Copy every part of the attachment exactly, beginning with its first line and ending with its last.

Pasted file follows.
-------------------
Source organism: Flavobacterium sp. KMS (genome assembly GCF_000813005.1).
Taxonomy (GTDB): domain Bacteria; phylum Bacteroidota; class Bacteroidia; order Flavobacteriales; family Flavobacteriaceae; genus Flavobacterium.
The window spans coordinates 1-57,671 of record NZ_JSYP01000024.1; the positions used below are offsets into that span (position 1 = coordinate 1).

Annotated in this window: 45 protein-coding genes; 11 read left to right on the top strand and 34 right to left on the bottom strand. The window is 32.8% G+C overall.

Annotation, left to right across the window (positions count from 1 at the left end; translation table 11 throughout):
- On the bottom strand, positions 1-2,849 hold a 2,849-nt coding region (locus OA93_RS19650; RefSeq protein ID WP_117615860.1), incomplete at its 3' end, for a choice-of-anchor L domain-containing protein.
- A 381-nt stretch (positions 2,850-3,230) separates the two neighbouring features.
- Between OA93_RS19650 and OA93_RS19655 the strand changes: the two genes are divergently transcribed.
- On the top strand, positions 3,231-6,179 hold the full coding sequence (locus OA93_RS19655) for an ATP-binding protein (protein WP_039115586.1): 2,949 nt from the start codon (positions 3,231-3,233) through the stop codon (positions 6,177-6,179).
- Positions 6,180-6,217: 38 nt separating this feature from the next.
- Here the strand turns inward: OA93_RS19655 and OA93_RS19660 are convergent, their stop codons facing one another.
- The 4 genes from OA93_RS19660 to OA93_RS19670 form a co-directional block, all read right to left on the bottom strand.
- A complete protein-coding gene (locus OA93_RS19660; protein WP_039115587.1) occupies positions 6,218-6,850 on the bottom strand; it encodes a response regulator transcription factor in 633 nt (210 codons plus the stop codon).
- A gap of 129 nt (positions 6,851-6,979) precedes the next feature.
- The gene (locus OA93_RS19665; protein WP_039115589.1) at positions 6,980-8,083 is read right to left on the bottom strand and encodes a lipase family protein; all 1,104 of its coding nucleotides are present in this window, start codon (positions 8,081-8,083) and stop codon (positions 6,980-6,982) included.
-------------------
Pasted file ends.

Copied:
Source organism: Flavobacterium sp. KMS (genome assembly GCF_000813005.1).
Taxonomy (GTDB): domain Bacteria; phylum Bacteroidota; class Bacteroidia; order Flavobacteriales; family Flavobacteriaceae; genus Flavobacterium.
The window spans coordinates 1-57,671 of record NZ_JSYP01000024.1; the positions used below are offsets into that span (position 1 = coordinate 1).

Annotated in this window: 45 protein-coding genes; 11 read left to right on the top strand and 34 right to left on the bottom strand. The window is 32.8% G+C overall.

Annotation, left to right across the window (positions count from 1 at the left end; translation table 11 throughout):
- On the bottom strand, positions 1-2,849 hold a 2,849-nt coding region (locus OA93_RS19650; RefSeq protein ID WP_117615860.1), incomplete at its 3' end, for a choice-of-anchor L domain-containing protein.
- A 381-nt stretch (positions 2,850-3,230) separates the two neighbouring features.
- Between OA93_RS19650 and OA93_RS19655 the strand changes: the two genes are divergently transcribed.
- On the top strand, positions 3,231-6,179 hold the full coding sequence (locus OA93_RS19655) for an ATP-binding protein (protein WP_039115586.1): 2,949 nt from the start codon (positions 3,231-3,233) through the stop codon (positions 6,177-6,179).
- Positions 6,180-6,217: 38 nt separating this feature from the next.
- Here the strand turns inward: OA93_RS19655 and OA93_RS19660 are convergent, their stop codons facing one another.
- The 4 genes from OA93_RS19660 to OA93_RS19670 form a co-directional block, all read right to left on the bottom strand.
- A complete protein-coding gene (locus OA93_RS19660; protein WP_039115587.1) occupies positions 6,218-6,850 on the bottom strand; it encodes a response regulator transcription factor in 633 nt (210 codons plus the stop codon).
- A gap of 129 nt (positions 6,851-6,979) precedes the next feature.
- The gene (locus OA93_RS19665; protein WP_039115589.1) at positions 6,980-8,083 is read right to left on the bottom strand and encodes a lipase family protein; all 1,104 of its coding nucleotides are present in this window, start codon (positions 8,081-8,083) and stop codon (positions 6,980-6,982) included.